The debate goes on in 2010: it seems that scientists and consumers continue to disagree that certain foods can prevent or cause acne and the brown spots that follow as scarring. Some leading scientific organizations in both dermatology and nutrition deny any link to foods that treat acne or have any influence over the condition. But sufferers who have endured the difficult, embarrassing effects of acne often swear that certain foods, such as chocolate or fried foods cause their acne or make flare-ups worse.
According to the American Academy of Dermatology, "diet has never been proven to have a role in the cause or treatment for acne. Dietary cause is one of the most persistent myths about acne." Instead, the AAD lists the following as "bringing on acne": heredity, testosterone in both males and females, menstruation, emotional stress, oil and grease from cosmetics or work environment. The site also mentions that "a healthy diet is good for general health," which includes the skin, the largest organ in the human body.
Opposing this view, the National Institutes of Health states that "therapeutic vitamins A, D and antioxidant vitamins C,E, and coenzyme Q10 vitamins play an increasing role in skin care. Their benefits range from improving skin conditions such as acne and psoriasis to the protection against environmental insults, or free radicals. These vitamins and the mineral selenium have been proven to "help prevent cellular damage from free radicals, which are natural by-products of oxygen metabolism that may contribute to developing chronic disease and an impaired immune system," according to the Office of Dietary Supplements.
The Senior Journal reports on the largest USDA study of foods rich in antioxidants. The study, which appears in the Journal of Agricultural and Food Chemistry, looked at over 100 foods and found the two foods highest in antioxidants are: beans, with the highest content being in dried, small red beans, followed by red kidney beans and pinto beans; and fruits such as wild blueberries cranberries, blackberries, raspberries, strawberries, prunes, plums, red delicious apples, granny smith apples, cherries and gala apples.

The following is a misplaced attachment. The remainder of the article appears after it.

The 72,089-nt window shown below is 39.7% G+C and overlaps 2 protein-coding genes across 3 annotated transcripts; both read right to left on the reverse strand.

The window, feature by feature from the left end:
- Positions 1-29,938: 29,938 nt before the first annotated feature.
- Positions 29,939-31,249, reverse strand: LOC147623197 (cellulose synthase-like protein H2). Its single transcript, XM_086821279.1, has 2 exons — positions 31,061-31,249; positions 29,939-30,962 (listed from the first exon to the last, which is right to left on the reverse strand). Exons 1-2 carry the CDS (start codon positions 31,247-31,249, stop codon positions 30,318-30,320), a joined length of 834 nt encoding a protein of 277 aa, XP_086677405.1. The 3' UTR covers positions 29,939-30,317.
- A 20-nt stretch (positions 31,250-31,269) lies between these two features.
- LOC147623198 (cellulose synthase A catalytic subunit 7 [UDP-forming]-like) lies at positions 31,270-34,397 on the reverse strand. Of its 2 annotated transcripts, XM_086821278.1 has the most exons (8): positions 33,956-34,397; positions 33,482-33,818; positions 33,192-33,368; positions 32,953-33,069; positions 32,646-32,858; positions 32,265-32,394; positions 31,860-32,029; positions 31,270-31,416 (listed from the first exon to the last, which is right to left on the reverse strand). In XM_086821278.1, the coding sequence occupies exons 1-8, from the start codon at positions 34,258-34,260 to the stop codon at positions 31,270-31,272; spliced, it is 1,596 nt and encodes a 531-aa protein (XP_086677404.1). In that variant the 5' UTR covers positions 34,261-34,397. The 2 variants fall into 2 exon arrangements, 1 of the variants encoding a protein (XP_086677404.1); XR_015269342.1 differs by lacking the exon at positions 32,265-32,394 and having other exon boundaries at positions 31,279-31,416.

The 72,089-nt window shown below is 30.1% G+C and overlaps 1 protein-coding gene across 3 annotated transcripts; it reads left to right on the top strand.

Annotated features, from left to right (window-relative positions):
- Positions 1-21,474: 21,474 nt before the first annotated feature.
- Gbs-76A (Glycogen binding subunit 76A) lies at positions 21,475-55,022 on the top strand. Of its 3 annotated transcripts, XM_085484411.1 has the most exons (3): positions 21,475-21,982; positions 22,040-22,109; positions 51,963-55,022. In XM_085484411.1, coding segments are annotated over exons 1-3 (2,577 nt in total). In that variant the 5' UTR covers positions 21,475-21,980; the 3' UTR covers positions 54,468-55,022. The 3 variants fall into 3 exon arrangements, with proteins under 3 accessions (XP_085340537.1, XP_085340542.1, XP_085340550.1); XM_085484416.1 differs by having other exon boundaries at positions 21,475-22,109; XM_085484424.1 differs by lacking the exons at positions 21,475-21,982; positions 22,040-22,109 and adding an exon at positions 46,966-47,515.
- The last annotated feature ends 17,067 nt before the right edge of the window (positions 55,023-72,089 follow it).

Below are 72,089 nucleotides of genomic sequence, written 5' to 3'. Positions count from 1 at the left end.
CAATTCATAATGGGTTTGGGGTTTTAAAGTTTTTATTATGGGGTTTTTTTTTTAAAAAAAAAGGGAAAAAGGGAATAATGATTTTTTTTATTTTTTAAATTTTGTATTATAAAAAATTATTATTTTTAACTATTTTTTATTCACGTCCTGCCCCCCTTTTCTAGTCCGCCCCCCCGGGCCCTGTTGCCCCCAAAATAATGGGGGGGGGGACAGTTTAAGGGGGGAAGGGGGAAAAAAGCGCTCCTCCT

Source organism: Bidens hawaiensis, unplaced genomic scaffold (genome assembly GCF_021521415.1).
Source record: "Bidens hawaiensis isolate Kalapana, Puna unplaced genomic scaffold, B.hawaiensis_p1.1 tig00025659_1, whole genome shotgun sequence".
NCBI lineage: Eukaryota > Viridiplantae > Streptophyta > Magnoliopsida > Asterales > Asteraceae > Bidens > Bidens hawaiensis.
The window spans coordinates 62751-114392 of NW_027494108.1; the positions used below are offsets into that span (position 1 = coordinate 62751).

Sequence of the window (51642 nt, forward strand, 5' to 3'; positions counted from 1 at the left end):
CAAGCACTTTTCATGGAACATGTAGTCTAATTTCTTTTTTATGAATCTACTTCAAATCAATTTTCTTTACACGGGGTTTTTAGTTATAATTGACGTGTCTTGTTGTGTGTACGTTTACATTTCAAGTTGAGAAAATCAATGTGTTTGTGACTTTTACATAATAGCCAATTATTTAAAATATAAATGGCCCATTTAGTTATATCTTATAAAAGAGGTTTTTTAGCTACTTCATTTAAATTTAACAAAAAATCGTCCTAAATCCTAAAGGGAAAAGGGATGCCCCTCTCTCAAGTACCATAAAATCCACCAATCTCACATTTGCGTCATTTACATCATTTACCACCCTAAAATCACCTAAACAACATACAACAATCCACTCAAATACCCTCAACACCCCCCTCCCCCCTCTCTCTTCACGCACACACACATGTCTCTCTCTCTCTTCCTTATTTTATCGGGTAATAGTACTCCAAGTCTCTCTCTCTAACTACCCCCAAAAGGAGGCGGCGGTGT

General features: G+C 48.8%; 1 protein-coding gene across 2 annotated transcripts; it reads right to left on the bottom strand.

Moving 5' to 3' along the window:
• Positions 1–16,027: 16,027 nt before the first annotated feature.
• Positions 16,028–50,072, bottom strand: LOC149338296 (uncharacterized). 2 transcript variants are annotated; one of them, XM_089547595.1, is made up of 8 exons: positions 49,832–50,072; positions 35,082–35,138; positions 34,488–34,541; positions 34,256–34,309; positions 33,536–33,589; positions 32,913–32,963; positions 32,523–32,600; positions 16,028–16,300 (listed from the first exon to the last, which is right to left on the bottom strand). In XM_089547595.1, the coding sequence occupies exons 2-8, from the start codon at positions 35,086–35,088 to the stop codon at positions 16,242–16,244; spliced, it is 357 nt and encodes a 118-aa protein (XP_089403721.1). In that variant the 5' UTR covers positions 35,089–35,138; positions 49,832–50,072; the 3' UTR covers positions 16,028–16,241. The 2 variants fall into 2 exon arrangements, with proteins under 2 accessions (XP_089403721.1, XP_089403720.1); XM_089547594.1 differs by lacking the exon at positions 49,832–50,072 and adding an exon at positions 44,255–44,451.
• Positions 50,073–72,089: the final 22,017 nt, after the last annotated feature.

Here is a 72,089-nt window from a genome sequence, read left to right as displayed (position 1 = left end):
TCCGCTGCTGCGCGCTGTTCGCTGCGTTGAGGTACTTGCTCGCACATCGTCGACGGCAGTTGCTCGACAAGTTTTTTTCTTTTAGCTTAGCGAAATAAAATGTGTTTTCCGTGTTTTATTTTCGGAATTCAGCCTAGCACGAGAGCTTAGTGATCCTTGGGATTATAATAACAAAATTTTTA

Vegetables and Nuts
Cooked artichokes are the highest antioxidant veggie, followed by russet potatoes, cooked with the skin on. Pecans and walnuts also are beneficial.
"The bottom line," states Ronald L. Prior, Ph.D., a chemist and nutritionist with the USDA's Arkansas Children's Nutrition Center in Little Rock, "eat more fruits and veggies." If you keep this one statement in mind, you will have a much better chance of keeping your skin healthy and disease-free.
Selenium-rich Nuts and Proteins
The Office of Dietary Supplements reports that selenium is the most important antioxidant mineral to help your skin.
"Selenium becomes proteins to make selenoproteins, which are the most important antioxidant enzymes to help prevent cellular damage from the harmful effects of free radicals," which destroy skin cells and increase acne, wrinkles and fine lines.
The richest food in selenium is dried, unblanched Brazil nuts, followed by walnuts. Selenium-rich proteins include light tuna, canned in oil, drained, cooked beef, cod, turkey and chicken breast.
Grains, Eggs and Dairy
Selenium is also found in grains such as enriched noodles, oatmeal, rice and whole grain bread.
Proteins high in selenium include eggs, low-fat cottage cheese and cheddar cheese.
Vitamins A and D
The last two categories of skin-smart foods are those high in vitamins A & D. Highest in vitamin A, or beta-carotene, are beef liver and carrot juice. The Harvard School of Medicine warns too much vitamin A may result in hip fracture or birth defects. They recommend getting your A in the form of beta-carotene, as it is "not toxic, even in high doses."
Fatty fish, such as salmon, tuna and mackerel are a few of the rare natural sources of vitamin D. Fortified milk and a little sunshine are the most common ways of getting this important healthy-skin vitamin.